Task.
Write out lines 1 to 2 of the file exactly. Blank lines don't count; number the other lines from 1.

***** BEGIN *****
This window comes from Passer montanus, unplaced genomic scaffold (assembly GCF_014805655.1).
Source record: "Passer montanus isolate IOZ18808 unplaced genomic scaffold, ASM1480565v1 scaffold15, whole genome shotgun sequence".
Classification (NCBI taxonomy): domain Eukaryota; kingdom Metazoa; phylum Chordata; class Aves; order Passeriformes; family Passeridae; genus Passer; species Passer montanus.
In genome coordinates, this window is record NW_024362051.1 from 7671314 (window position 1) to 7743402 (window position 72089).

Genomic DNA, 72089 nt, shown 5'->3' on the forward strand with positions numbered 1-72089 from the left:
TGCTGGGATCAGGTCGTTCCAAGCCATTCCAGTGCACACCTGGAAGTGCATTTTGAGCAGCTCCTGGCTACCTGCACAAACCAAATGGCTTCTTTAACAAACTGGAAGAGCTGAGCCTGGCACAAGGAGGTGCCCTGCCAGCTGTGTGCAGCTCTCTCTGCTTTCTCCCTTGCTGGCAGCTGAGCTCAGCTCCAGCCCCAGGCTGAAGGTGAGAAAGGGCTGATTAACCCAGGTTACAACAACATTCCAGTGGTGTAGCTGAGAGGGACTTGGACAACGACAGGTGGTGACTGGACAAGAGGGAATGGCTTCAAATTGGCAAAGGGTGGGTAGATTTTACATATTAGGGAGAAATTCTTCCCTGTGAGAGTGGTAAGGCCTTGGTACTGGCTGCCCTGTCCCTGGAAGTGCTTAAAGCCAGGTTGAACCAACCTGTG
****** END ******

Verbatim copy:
This window comes from Passer montanus, unplaced genomic scaffold (assembly GCF_014805655.1).
Source record: "Passer montanus isolate IOZ18808 unplaced genomic scaffold, ASM1480565v1 scaffold15, whole genome shotgun sequence".